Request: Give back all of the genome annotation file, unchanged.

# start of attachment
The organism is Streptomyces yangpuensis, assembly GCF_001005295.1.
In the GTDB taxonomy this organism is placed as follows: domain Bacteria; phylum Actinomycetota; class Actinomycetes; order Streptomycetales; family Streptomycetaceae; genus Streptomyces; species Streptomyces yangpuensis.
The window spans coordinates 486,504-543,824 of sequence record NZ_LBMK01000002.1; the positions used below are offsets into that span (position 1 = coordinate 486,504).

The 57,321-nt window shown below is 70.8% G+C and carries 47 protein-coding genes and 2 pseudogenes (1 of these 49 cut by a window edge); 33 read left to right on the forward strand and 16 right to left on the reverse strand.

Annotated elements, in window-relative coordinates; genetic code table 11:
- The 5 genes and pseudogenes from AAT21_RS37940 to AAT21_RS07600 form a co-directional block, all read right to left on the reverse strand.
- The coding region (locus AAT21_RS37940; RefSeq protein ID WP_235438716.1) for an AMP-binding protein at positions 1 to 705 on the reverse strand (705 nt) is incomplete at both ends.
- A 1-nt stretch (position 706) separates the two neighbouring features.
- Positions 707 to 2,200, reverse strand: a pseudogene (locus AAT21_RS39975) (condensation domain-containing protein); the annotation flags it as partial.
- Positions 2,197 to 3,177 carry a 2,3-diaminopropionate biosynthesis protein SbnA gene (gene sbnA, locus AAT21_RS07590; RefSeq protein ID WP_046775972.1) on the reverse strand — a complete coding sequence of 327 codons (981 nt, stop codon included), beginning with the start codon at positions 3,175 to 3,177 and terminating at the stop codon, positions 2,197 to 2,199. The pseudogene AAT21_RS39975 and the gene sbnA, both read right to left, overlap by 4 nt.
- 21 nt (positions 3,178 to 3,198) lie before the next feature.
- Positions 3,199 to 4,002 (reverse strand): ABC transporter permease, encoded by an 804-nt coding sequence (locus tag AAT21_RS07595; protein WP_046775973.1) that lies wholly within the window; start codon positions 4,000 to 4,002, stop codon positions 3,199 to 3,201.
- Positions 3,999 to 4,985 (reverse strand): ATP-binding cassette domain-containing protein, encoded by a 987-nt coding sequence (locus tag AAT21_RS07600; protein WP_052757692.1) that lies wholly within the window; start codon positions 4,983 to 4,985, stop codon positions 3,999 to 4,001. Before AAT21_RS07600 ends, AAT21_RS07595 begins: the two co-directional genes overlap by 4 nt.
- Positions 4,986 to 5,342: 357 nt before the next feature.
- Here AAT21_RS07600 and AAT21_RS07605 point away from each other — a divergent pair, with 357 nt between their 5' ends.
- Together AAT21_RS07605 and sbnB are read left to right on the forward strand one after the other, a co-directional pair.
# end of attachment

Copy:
The organism is Streptomyces yangpuensis, assembly GCF_001005295.1.
In the GTDB taxonomy this organism is placed as follows: domain Bacteria; phylum Actinomycetota; class Actinomycetes; order Streptomycetales; family Streptomycetaceae; genus Streptomyces; species Streptomyces yangpuensis.
The window spans coordinates 486,504-543,824 of sequence record NZ_LBMK01000002.1; the positions used below are offsets into that span (position 1 = coordinate 486,504).

The 57,321-nt window shown below is 70.8% G+C and carries 47 protein-coding genes and 2 pseudogenes (1 of these 49 cut by a window edge); 33 read left to right on the forward strand and 16 right to left on the reverse strand.

Annotated elements, in window-relative coordinates; genetic code table 11:
- The 5 genes and pseudogenes from AAT21_RS37940 to AAT21_RS07600 form a co-directional block, all read right to left on the reverse strand.
- The coding region (locus AAT21_RS37940; RefSeq protein ID WP_235438716.1) for an AMP-binding protein at positions 1 to 705 on the reverse strand (705 nt) is incomplete at both ends.
- A 1-nt stretch (position 706) separates the two neighbouring features.
- Positions 707 to 2,200, reverse strand: a pseudogene (locus AAT21_RS39975) (condensation domain-containing protein); the annotation flags it as partial.
- Positions 2,197 to 3,177 carry a 2,3-diaminopropionate biosynthesis protein SbnA gene (gene sbnA, locus AAT21_RS07590; RefSeq protein ID WP_046775972.1) on the reverse strand — a complete coding sequence of 327 codons (981 nt, stop codon included), beginning with the start codon at positions 3,175 to 3,177 and terminating at the stop codon, positions 2,197 to 2,199. The pseudogene AAT21_RS39975 and the gene sbnA, both read right to left, overlap by 4 nt.
- 21 nt (positions 3,178 to 3,198) lie before the next feature.
- Positions 3,199 to 4,002 (reverse strand): ABC transporter permease, encoded by an 804-nt coding sequence (locus tag AAT21_RS07595; protein WP_046775973.1) that lies wholly within the window; start codon positions 4,000 to 4,002, stop codon positions 3,199 to 3,201.
- Positions 3,999 to 4,985 (reverse strand): ATP-binding cassette domain-containing protein, encoded by a 987-nt coding sequence (locus tag AAT21_RS07600; protein WP_052757692.1) that lies wholly within the window; start codon positions 4,983 to 4,985, stop codon positions 3,999 to 4,001. Before AAT21_RS07600 ends, AAT21_RS07595 begins: the two co-directional genes overlap by 4 nt.
- Positions 4,986 to 5,342: 357 nt before the next feature.
- Here AAT21_RS07600 and AAT21_RS07605 point away from each other — a divergent pair, with 357 nt between their 5' ends.
- Together AAT21_RS07605 and sbnB are read left to right on the forward strand one after the other, a co-directional pair.